1/2 Googling killmeyer's vs nurnberger bierhaus
recently brought someone to this site, and strangely, I had the exact
same question last week. This is German food weather, but where to go?
Manhattan just doesn’t work, though I’ll admit that I haven’t given it a chance. I probably would appreciate the kitsch factor at Rolf’s, especially this time of year. Queens is rife with options, and part of me is curious about Manor Oktoberfest since it’s in that bizarro Atlas Park Mall…um, and they serve a Cuban panini. Schnitzel Haus is Brooklyn’s only contender (and might just have the best food of any I’ve tried so far–two words: schweinshaxe “hofbrauhaus" a.k.a. pork knuckle ). But really, the best ambiance is in Staten Island, yes, Staten Island.
Killmeyer’s is barely even in the city. After winding for miles on woodsy dimly lit Arthur Kills Road, you could practically be in the Black Forest. If you really pushed your imagination, this isolated pocket could even be the setting for my favorite Grimm Brothers' fairy tale, "The Bird, the Mouse and the Sausage."
Due to its inconvenient location (though there are bus stops outside) the crowd tends to be very local, and on a Saturday night the bar was more crowded than the dining room. I sipped a Bitburger at a lone unoccupied table while waiting for friends to arrive (the same ones that I’d randomly ran into at Wegmans just a few hours earlier).
I wonder if forcing the staff to wear festive costumes is key to the experience? Maybe that’s why I shy away from Manhattan…too much dignity. But what is German food without a Snow White-style building, moose heads and dirndl-clad lasses? (I’m seriously looking forward to Hua Hin where I’ll be in two weeks because the coastal town is thick with German expatriates who run businesses staffed by Thais in lederhosen and the like. So wrong for the tropics.)
Potato pancakes with the requisite sour cream and applesauce were shared by all. They were a little oily but not offputtingly so.
I was a little disheartened that there wasn’t any pork knuckle on the menu (I checked Nurnberger Bierhaus’ and Zum Stammtischs’ too and same deal. Sure, Schnitzel Haus seems oddly located in Bay Ridge, but they have the massive, crispy, fatty pork knuckle!). In order to try and satisfy my pork tooth, I opted for the farmer’s feast, which includes pork loin, smoked pork chop and pork sausage with sauerkraut, red cabbage and potato dumplings. It’s a lot of food. I could’ve survived on sauerkraut and kassler rippchen, but was happy for variety (and lunch the next day). The overall effect was sweet, tart and salty. Perfect with dark wheat beer whose name I’ve forgotten but in a style called dunkelweizen.
Sausage trio for a recently lapsed herbivore. On my last visit to Killmeyer’s I was accompanied by two vegetarians and it was tough going variety-wise. They do have a vegetarian plate, if need be.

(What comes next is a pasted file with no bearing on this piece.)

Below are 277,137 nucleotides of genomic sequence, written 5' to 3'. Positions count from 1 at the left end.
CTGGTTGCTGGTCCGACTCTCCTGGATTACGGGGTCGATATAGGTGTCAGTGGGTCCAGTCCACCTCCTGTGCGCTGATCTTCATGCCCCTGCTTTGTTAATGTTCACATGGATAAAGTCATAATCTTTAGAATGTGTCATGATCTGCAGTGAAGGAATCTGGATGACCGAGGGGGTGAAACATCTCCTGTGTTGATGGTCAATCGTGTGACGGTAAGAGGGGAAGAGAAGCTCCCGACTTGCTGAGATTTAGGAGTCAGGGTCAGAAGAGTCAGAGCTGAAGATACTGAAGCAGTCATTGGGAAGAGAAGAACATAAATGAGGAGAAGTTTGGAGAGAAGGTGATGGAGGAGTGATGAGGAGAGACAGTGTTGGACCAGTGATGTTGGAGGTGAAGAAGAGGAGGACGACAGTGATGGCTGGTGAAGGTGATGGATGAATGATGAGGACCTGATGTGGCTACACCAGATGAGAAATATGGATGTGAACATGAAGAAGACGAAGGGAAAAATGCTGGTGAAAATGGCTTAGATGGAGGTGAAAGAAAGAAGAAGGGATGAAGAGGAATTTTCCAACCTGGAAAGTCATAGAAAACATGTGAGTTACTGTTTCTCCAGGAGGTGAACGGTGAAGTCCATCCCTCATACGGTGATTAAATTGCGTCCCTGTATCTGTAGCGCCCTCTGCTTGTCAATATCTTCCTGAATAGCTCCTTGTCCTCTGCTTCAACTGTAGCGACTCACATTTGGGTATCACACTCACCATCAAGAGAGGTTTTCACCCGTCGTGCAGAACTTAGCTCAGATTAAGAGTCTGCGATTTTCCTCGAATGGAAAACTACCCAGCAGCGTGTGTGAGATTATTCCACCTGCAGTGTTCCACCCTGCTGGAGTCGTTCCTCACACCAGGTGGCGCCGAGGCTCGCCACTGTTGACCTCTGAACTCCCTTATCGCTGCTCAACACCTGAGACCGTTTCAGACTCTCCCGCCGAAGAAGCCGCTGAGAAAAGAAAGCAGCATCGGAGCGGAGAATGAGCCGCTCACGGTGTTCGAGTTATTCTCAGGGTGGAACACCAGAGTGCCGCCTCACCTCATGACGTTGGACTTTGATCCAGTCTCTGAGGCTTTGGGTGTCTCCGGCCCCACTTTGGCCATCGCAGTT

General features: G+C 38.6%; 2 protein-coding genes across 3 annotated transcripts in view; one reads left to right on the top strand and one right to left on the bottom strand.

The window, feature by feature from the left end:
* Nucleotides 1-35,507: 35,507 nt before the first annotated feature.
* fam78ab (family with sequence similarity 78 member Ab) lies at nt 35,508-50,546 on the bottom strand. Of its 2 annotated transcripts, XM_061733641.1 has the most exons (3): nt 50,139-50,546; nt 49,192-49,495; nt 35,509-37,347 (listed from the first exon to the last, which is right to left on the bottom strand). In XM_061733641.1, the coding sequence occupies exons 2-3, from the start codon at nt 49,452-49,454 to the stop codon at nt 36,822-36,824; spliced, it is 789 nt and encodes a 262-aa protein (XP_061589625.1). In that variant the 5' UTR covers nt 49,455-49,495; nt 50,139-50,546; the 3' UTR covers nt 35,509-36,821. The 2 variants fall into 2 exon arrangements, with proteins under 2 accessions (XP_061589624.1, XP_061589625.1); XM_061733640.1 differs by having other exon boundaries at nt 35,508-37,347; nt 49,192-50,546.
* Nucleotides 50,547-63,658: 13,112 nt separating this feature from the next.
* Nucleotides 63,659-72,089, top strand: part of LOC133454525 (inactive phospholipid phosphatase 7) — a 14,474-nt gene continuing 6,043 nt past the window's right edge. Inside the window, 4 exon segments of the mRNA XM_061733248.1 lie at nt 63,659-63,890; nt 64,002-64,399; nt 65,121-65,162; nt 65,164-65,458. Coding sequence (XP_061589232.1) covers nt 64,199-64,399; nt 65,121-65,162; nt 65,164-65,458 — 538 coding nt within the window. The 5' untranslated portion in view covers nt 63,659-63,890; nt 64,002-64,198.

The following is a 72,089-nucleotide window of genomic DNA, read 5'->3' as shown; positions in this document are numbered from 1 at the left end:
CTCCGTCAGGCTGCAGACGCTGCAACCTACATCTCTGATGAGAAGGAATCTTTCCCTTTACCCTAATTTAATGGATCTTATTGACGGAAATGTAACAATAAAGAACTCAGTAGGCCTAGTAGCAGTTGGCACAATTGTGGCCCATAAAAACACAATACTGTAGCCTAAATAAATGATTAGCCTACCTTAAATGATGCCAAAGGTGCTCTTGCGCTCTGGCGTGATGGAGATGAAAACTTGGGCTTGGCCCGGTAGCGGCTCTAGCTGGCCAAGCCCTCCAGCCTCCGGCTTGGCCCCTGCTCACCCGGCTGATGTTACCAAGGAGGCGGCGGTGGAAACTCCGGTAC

Sauerbraten. This looked wonderfully dark and rich. I always intend to branch out into something non-porcine (though chicken or fish is pushing it) but after once ordering a lackluster sauerbraten at Schnitzel Haus instead of my favorite dish, yes, that damn pork knuckle, I was deeply disappointed. No German beef ever again.
There was no need for dessert and yet James was swayed by ridiculously fluffy overflowering sundaes being brought to tables throughout our dinner. No, there’s nothing particularly Bavarian about ice cream covered in walnuts and Bailey’s Irish Cream. But seriously, look at that thing.
Is black forest cake authentic or one of those regionally whack things like English muffins or Singapore noodles?
I can’t help but notice the “Book your holiday party now!!” plea on their website. I wish. After last year’s foodie-planned office party fiasco at Bacaro, someone else took over holiday celebration duties and we’re now going to someplace I’ve never heard of called Kemia Bar where I doubt squid ink, head-on sardines or chicken livers will make an appearance. (11/15/08)
I did an Oktoberfest roundup of Glendale, Queens German restaurants for the
NY Post a few years ago. While the slant of the article was alcohol not
food, we did stay for supper at Zum Stammtisch, the best of the lot (Von
Westernhagen, up the street, was the site of one of my creepiest ever NYC
experiences courtesy of a multigenerational white pride patrons who honest
to goodness greeted each other “sieg heil”). Zum Stammtisch was
such a hit that I've since returned with different groups of friends, and
even the vegetarian was happy despite the 99% meat menu.
I gathered that Killmeyer's was cut from the same cloth (or in this case,
tapestry bearing castles and unicorns), but the location more obscure (at
least Glendale is subway accessible if you don't mind a walk). Even driving,
it felt like a haul, I think we were as close to New Jersey as possible
while still being in NYC (which was further evidenced by the preponderance
of large men in baggy jeans, leather jackets, and gold chains).
Pre and post dinner courses were unnecessary bookends. A cheese and meat
plate wasn't terribly exciting with thick sticks of grocery store swiss,
muenster and cheddar (though the mustard was lively) and suffered from a
lack of good dark bread. Desserts were unremarkable, the black forest cake
felt institutional and dining companions insisted the sundae was made with
ice milk rather than ice cream. Go for the hearty mains, and with gusto,
everything else is just filler anyway.(1/9/05)
4254 Arthur Kill Rd., Staten Island, NY